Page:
Crisis Response Is Too Little Too Late for People With Mental Illness

About a decade ago, I attended a symposium put on by my employer about the social determinants of health in Baltimore City. One of the presenters told a parable—it was one I hadn’t heard before, but I have since heard it applied to a number of social problems. I think it has particular relevance for the problems entrenched in our dysfunctional mental health care system.

The story goes: A group of campers are settling down by a riverbed when one of them sees a baby floating down the river. He jumps in the water to save the child. Just as he is climbing out, another baby floats downstream, and another rescuer jumps in. One baby after another is swept by the current, and all the campers jump in, frantically saving as many babies as they can. 

Even after grabbing passersby to join in the rescue effort, they are still outnumbered by the task. They save some, but not all. Finally, one of the men starts walking away. “Where are you going?” they ask. “You guys keep on rescuing. I’m going to look upstream to see who keeps throwing babies in the water.”

And that is a perfect description of what is happening with our mental illness care system and crisis response for people with mental illness. We read story after story about the deadly encounters between law enforcement and people in mental health crises. And then a flurry of solutions are offered: Defund the police! Train police officers how to deescalate a crisis. Send a social worker out with the police. 

Unfortunately, these solutions are the equivalent of diving in to save the baby. By the time law enforcement comes on the scene, our system has already failed the person in crisis multiple times. Police shouldn’t be expected to deal with the result of our failed mental health system. To fix the problem, we need to look upstream.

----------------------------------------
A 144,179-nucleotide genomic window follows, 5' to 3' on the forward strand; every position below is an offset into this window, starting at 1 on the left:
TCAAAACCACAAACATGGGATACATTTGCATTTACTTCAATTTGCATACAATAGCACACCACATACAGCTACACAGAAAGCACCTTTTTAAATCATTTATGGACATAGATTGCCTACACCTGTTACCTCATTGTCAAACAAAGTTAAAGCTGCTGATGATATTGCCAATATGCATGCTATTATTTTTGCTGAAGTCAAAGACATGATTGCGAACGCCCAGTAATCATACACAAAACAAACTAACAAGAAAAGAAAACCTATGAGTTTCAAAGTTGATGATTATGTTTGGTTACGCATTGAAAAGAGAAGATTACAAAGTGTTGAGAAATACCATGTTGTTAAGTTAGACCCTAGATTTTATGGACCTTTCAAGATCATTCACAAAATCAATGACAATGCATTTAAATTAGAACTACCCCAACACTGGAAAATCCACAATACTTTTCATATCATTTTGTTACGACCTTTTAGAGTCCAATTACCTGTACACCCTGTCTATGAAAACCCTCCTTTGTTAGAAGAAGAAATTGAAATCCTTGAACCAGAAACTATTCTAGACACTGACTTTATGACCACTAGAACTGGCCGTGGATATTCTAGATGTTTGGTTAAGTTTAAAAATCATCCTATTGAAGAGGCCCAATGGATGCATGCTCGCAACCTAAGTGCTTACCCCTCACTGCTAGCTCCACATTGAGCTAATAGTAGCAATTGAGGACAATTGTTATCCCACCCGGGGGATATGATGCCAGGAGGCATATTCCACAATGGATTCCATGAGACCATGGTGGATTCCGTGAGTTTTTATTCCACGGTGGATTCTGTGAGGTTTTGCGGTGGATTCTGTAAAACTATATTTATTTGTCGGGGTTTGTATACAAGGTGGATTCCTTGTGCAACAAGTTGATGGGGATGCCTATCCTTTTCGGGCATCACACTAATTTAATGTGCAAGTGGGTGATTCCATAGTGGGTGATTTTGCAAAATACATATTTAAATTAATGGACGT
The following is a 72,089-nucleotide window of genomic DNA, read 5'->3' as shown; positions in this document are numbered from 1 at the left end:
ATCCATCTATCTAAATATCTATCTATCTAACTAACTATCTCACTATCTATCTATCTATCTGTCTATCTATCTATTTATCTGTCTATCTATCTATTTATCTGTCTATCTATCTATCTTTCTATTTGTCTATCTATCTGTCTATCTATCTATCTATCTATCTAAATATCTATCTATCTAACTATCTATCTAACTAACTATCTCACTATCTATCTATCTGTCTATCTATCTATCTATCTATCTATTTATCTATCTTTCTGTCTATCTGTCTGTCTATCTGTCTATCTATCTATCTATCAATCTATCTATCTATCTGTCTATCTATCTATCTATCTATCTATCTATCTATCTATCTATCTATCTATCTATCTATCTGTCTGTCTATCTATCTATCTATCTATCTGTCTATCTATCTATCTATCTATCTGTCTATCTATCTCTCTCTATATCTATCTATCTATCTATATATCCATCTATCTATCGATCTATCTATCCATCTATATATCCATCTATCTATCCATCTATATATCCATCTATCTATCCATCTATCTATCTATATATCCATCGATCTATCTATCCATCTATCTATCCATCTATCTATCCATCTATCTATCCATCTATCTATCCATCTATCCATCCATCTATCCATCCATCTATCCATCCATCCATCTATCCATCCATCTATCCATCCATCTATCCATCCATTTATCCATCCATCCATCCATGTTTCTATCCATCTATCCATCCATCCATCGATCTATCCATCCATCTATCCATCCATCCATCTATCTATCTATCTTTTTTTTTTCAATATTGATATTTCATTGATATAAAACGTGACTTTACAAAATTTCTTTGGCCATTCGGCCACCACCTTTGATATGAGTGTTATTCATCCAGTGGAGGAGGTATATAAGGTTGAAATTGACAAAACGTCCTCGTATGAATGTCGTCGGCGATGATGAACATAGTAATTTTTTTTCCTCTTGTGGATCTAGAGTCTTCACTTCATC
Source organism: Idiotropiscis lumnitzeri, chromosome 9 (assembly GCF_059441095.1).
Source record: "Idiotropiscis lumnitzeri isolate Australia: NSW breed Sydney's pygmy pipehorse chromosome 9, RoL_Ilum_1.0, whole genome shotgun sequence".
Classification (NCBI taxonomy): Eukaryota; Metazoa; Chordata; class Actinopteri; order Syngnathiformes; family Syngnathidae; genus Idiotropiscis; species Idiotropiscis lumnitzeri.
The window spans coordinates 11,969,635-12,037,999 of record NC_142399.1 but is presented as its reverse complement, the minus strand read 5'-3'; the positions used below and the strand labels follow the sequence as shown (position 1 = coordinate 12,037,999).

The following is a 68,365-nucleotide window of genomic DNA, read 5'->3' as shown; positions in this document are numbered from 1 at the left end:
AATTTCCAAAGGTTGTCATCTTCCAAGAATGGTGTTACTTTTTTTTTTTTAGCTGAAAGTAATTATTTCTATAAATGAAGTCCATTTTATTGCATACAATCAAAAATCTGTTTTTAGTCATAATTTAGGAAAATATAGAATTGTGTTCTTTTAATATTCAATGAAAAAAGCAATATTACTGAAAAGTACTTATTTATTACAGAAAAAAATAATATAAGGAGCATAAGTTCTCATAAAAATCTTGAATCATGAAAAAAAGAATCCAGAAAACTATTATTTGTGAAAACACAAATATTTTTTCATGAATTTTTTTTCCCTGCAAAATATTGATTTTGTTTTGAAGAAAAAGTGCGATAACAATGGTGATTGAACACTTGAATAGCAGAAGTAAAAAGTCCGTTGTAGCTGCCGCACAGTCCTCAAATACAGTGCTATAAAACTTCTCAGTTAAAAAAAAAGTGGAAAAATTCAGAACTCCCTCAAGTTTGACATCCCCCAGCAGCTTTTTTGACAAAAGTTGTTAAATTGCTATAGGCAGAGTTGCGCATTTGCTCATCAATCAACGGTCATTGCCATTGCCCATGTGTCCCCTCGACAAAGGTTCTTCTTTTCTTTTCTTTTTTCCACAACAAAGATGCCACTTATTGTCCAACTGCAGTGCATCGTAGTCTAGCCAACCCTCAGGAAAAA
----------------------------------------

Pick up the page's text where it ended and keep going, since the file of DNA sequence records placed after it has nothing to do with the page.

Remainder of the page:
Family members of people with chronic, serious mental illness know what a feat it is to get consistent, effective care for their loved one. Trying to get an adult treatment who doesn’t want it is futile. In our country, a person has the right to refuse treatment, even if they are experiencing a psychosis that impairs their ability to make decisions about their medical care.

People seeking treatment for mental illness face a catch-22—a person may be deemed not sick enough to gain admission to a hospital, yet if that person commits a crime due to their illness, we say, “Why didn’t they ask for help?”

In truth, our system denies medical help for people with mental illness until they reach a crisis point. We have seen it again and again.  

Daniel Prude was released from the emergency room without medication or treatment only hours before his encounter with police. His family tried in vain to get him help. 

Ricardo Muñoz, who was killed by police, suffered from paranoid schizophrenia. “He was sick,” Rulennis Muñoz said of her brother. “It’s not a crime to be sick.” His family had been trying to get him help for years. He was routinely in and out of hospitals, with little follow-up care in between. 

And there is this horrific story. According to the report, “In the month before she wielded a knife against her son, [the individual] had called the sheriff’s office seeking assistance with mental health problems.” She had been discharged from the hospital for mental health treatment 10 days earlier. This unspeakable tragedy could have been prevented.

We have to stop failing people with brain illness, their families and our communities. Crisis response for people with mental illness is not enough. More and more are barreling along the current, headed for tragedy. Advocates have put forth solutions. It’s time to go upstream and fix the root cause of the problem.